This is a bit of a long story, and may make more sense over on the legal stackexchange, so I will keep it brief:
- I (a US citizen) attempted to enter the USA with third party goods (my father's things), and was denied entry
- I (on the same day), re-attempted entry with my father (Canadian citizen) present (from the US side, he had flown and taken a taxi to the border to meet me). The intent was for him to claim his goods.
I was once again forcibly denied entry. The USBP official was belligerent and aggressive, and, despite me fully complying, the situation resulted in five USBP agents escorting me to my vehicle with hands on holsters. This created a very messy situation as Canada nearly denied my father entry (he visited the USA and returned without the necessary COVID testing)
I am very frustrated that the agents escalated a very simple situation to such an extreme. While I'm aware of the political situation in the USA, and the resulting aggression from the border agents would fully be ignored, I'd like to know if I have legal grounds to at least initiate some sort of investigation.
On the first entry (a different agent), it was made clear that I could cross, being an american citizen, however the goods themselves were denied. On the second crossing, that option was never presented, and I was given zero opportunity to even speak, being instead threatened with weapons. I'm not sure if this falls into "denying a US citizen entry into their home country"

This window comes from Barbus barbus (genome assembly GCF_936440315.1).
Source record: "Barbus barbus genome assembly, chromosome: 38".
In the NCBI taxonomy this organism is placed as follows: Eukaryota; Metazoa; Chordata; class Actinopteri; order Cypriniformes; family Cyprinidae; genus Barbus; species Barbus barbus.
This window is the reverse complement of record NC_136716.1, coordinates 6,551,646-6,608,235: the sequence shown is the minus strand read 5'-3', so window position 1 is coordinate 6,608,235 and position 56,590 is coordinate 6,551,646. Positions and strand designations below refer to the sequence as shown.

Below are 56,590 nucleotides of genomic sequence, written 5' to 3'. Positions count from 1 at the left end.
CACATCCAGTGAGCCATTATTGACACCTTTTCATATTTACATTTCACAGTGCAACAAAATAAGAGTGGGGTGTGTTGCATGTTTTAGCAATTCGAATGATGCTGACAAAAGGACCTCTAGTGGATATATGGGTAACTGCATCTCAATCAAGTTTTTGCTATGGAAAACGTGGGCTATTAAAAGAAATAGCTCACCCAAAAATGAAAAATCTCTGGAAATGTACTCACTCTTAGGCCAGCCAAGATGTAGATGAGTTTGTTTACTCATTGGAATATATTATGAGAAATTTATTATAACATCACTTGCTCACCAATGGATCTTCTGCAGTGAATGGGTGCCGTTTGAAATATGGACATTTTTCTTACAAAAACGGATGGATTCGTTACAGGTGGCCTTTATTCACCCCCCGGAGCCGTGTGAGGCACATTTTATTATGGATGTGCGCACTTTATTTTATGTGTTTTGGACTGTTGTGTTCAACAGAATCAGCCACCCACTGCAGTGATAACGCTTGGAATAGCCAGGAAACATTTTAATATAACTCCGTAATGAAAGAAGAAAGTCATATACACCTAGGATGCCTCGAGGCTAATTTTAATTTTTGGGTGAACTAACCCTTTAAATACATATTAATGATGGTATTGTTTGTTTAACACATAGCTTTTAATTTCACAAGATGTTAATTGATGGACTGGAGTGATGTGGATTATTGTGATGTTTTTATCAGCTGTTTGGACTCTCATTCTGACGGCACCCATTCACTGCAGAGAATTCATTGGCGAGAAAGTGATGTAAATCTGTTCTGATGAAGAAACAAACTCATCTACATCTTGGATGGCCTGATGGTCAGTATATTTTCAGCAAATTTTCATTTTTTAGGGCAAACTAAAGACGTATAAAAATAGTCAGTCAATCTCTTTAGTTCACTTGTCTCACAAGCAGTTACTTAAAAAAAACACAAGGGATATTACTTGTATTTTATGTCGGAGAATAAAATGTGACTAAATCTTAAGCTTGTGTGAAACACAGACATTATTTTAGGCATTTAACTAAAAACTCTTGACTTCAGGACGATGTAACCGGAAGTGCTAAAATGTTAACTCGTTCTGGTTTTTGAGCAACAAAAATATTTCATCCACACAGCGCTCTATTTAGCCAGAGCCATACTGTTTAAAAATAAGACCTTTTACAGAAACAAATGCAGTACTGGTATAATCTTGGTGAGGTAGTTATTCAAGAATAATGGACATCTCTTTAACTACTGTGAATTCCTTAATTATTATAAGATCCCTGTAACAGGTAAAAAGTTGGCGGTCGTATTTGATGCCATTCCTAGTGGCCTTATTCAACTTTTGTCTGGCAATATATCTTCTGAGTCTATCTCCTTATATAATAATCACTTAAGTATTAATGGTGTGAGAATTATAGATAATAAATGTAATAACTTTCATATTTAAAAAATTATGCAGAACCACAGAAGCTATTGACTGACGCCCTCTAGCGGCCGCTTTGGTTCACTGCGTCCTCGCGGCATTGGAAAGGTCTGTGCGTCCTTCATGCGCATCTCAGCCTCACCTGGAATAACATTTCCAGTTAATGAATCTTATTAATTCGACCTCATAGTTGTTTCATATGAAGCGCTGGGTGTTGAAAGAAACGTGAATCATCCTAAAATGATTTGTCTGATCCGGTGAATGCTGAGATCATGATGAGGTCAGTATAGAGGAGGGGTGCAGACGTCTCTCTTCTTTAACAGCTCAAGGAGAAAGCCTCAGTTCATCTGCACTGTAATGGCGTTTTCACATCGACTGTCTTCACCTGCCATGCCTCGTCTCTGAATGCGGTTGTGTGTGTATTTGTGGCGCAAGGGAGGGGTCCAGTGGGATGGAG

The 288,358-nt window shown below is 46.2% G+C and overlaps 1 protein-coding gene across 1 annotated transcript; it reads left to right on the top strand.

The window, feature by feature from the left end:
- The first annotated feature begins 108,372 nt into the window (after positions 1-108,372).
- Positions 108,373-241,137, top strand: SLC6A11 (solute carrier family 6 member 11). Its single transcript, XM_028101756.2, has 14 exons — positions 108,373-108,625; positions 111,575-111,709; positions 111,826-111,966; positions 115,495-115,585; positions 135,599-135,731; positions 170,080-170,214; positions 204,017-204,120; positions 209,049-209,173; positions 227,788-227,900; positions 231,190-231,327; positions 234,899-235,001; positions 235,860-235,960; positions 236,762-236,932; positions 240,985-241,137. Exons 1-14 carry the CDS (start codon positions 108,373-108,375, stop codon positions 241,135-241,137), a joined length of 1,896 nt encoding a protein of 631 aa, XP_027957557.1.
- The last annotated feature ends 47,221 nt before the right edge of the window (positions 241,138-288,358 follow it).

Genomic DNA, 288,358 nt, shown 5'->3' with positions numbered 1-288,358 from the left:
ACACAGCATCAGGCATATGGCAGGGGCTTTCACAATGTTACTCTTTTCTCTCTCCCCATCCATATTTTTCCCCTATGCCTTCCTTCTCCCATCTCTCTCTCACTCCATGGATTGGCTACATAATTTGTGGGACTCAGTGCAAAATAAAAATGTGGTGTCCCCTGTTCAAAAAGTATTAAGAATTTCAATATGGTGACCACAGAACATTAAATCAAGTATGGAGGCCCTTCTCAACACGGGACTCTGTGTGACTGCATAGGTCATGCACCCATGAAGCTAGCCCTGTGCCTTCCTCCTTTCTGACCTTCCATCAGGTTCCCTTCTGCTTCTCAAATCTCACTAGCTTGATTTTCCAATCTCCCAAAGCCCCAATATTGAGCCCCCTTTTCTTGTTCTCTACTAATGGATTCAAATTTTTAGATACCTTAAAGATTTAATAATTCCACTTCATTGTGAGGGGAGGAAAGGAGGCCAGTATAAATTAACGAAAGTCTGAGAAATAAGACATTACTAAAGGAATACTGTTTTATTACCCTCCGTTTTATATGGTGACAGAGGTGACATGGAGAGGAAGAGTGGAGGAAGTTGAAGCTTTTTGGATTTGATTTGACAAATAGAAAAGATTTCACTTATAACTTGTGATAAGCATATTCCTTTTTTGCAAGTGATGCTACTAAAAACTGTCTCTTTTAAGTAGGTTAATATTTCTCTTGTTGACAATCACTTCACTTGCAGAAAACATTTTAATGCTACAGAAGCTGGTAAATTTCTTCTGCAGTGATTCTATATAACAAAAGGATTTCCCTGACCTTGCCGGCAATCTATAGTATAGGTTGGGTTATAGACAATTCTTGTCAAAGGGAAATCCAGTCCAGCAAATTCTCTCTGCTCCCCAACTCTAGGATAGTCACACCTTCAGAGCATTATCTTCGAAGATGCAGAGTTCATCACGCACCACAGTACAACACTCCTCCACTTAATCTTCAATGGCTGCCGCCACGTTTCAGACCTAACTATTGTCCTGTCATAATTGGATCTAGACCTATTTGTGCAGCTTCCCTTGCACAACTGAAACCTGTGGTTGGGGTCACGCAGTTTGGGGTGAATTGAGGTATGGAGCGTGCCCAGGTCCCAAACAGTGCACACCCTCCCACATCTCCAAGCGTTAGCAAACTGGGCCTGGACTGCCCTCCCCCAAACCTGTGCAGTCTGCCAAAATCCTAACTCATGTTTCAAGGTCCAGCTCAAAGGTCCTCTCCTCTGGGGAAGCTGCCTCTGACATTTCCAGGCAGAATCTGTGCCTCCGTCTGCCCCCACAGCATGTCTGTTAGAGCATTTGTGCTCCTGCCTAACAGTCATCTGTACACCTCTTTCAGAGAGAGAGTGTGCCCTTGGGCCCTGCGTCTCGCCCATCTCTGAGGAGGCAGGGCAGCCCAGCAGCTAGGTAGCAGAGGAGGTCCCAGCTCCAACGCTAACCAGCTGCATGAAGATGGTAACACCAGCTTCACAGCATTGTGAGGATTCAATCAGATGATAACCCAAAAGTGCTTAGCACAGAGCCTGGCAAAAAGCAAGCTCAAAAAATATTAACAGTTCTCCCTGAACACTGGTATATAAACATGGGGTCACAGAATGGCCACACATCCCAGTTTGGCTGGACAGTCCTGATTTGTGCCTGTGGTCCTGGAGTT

What legal precedent can I use (if any) to start a complaint such that these inappropriate and dangerous actions can be brought to light?
Edits to address the comments
- No particular goods were cited by the border agents at either attempted crossing, "Third party goods" was the extent of the explanation both times.
- No force or aggression was supplied on my side. The only question I could fully ask without being interrupted was "Can you please explain why I am being denied entry, these goods are no longer third party". That alone immediately prompted the multi-officer march towards me. I should add that the particular officer I was dealing with was immediately, quite literally red in the face from anger within seconds of beginning our conversation. He was clearly unhappy before I walked in, slamming doors and knocking things over from inside the office before coming out to "escort" me to my vehicle. However, regardless of this, there is no reason why even the idea of firearms should be involved in a nonviolent situation.
- (Not that it is relevant, because nobody actually ever looked inside the vehicle or inspected the goods). There was no contraband or any goods that otherwise would have been denied entry. There was clothing, a set of golf clubs, and a bicycle.
- My father could not cross the land border into the USA due to current COVID restrictions. He is permitted to fly, but not drive across the border. I, an american (dual) citizen, can drive across the border. That was the original intent of the trip and my father was in the air while I attempted the first entry.